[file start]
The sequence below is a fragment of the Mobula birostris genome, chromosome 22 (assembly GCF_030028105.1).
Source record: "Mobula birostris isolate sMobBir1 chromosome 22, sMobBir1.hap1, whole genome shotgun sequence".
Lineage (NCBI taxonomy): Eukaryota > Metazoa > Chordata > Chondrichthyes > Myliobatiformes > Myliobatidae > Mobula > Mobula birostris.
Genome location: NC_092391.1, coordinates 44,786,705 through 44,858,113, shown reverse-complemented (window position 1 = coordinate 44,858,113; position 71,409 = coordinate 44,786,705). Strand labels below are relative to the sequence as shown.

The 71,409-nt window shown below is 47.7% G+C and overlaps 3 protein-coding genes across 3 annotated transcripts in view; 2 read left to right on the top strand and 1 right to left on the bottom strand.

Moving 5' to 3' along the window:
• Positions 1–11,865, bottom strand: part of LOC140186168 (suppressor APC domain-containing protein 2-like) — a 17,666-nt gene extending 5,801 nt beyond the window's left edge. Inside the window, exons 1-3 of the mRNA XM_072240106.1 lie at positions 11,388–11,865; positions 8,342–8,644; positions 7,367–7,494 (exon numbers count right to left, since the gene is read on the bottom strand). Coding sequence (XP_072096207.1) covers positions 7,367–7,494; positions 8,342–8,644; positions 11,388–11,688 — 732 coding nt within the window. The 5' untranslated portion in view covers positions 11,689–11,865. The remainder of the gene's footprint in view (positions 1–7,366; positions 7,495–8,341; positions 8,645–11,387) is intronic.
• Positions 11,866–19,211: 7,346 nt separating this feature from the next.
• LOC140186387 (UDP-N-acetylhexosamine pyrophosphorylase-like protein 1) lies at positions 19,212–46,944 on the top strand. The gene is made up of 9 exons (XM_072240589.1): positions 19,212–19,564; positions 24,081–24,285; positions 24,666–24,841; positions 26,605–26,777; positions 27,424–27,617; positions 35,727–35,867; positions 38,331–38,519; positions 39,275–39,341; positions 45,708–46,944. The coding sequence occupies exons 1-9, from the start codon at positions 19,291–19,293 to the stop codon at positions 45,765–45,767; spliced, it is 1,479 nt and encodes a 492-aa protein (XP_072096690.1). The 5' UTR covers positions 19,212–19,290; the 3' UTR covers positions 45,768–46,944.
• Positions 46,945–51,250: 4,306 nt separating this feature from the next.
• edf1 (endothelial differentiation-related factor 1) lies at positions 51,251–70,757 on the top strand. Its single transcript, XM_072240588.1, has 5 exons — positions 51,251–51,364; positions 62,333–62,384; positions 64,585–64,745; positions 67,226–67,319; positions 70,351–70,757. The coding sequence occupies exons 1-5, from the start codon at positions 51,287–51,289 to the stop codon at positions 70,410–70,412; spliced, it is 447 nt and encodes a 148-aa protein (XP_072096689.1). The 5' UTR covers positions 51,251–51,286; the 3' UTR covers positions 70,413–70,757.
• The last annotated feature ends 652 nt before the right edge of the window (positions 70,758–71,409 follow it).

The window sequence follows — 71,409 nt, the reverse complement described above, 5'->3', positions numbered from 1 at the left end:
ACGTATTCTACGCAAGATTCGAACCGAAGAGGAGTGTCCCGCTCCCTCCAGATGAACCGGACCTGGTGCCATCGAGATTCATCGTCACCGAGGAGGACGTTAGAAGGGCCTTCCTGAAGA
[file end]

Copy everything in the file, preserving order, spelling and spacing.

The sequence below is a fragment of the Mobula birostris genome, chromosome 22 (assembly GCF_030028105.1).
Source record: "Mobula birostris isolate sMobBir1 chromosome 22, sMobBir1.hap1, whole genome shotgun sequence".
Lineage (NCBI taxonomy): Eukaryota > Metazoa > Chordata > Chondrichthyes > Myliobatiformes > Myliobatidae > Mobula > Mobula birostris.
Genome location: NC_092391.1, coordinates 44,786,705 through 44,858,113, shown reverse-complemented (window position 1 = coordinate 44,858,113; position 71,409 = coordinate 44,786,705). Strand labels below are relative to the sequence as shown.

The 71,409-nt window shown below is 47.7% G+C and overlaps 3 protein-coding genes across 3 annotated transcripts in view; 2 read left to right on the top strand and 1 right to left on the bottom strand.

Moving 5' to 3' along the window:
• Positions 1–11,865, bottom strand: part of LOC140186168 (suppressor APC domain-containing protein 2-like) — a 17,666-nt gene extending 5,801 nt beyond the window's left edge. Inside the window, exons 1-3 of the mRNA XM_072240106.1 lie at positions 11,388–11,865; positions 8,342–8,644; positions 7,367–7,494 (exon numbers count right to left, since the gene is read on the bottom strand). Coding sequence (XP_072096207.1) covers positions 7,367–7,494; positions 8,342–8,644; positions 11,388–11,688 — 732 coding nt within the window. The 5' untranslated portion in view covers positions 11,689–11,865. The remainder of the gene's footprint in view (positions 1–7,366; positions 7,495–8,341; positions 8,645–11,387) is intronic.
• Positions 11,866–19,211: 7,346 nt separating this feature from the next.
• LOC140186387 (UDP-N-acetylhexosamine pyrophosphorylase-like protein 1) lies at positions 19,212–46,944 on the top strand. The gene is made up of 9 exons (XM_072240589.1): positions 19,212–19,564; positions 24,081–24,285; positions 24,666–24,841; positions 26,605–26,777; positions 27,424–27,617; positions 35,727–35,867; positions 38,331–38,519; positions 39,275–39,341; positions 45,708–46,944. The coding sequence occupies exons 1-9, from the start codon at positions 19,291–19,293 to the stop codon at positions 45,765–45,767; spliced, it is 1,479 nt and encodes a 492-aa protein (XP_072096690.1). The 5' UTR covers positions 19,212–19,290; the 3' UTR covers positions 45,768–46,944.
• Positions 46,945–51,250: 4,306 nt separating this feature from the next.
• edf1 (endothelial differentiation-related factor 1) lies at positions 51,251–70,757 on the top strand. Its single transcript, XM_072240588.1, has 5 exons — positions 51,251–51,364; positions 62,333–62,384; positions 64,585–64,745; positions 67,226–67,319; positions 70,351–70,757. The coding sequence occupies exons 1-5, from the start codon at positions 51,287–51,289 to the stop codon at positions 70,410–70,412; spliced, it is 447 nt and encodes a 148-aa protein (XP_072096689.1). The 5' UTR covers positions 51,251–51,286; the 3' UTR covers positions 70,413–70,757.
• The last annotated feature ends 652 nt before the right edge of the window (positions 70,758–71,409 follow it).

The window sequence follows — 71,409 nt, the reverse complement described above, 5'->3', positions numbered from 1 at the left end:
ACGTATTCTACGCAAGATTCGAACCGAAGAGGAGTGTCCCGCTCCCTCCAGATGAACCGGACCTGGTGCCATCGAGATTCATCGTCACCGAGGAGGACGTTAGAAGGGCCTTCCTGAAGA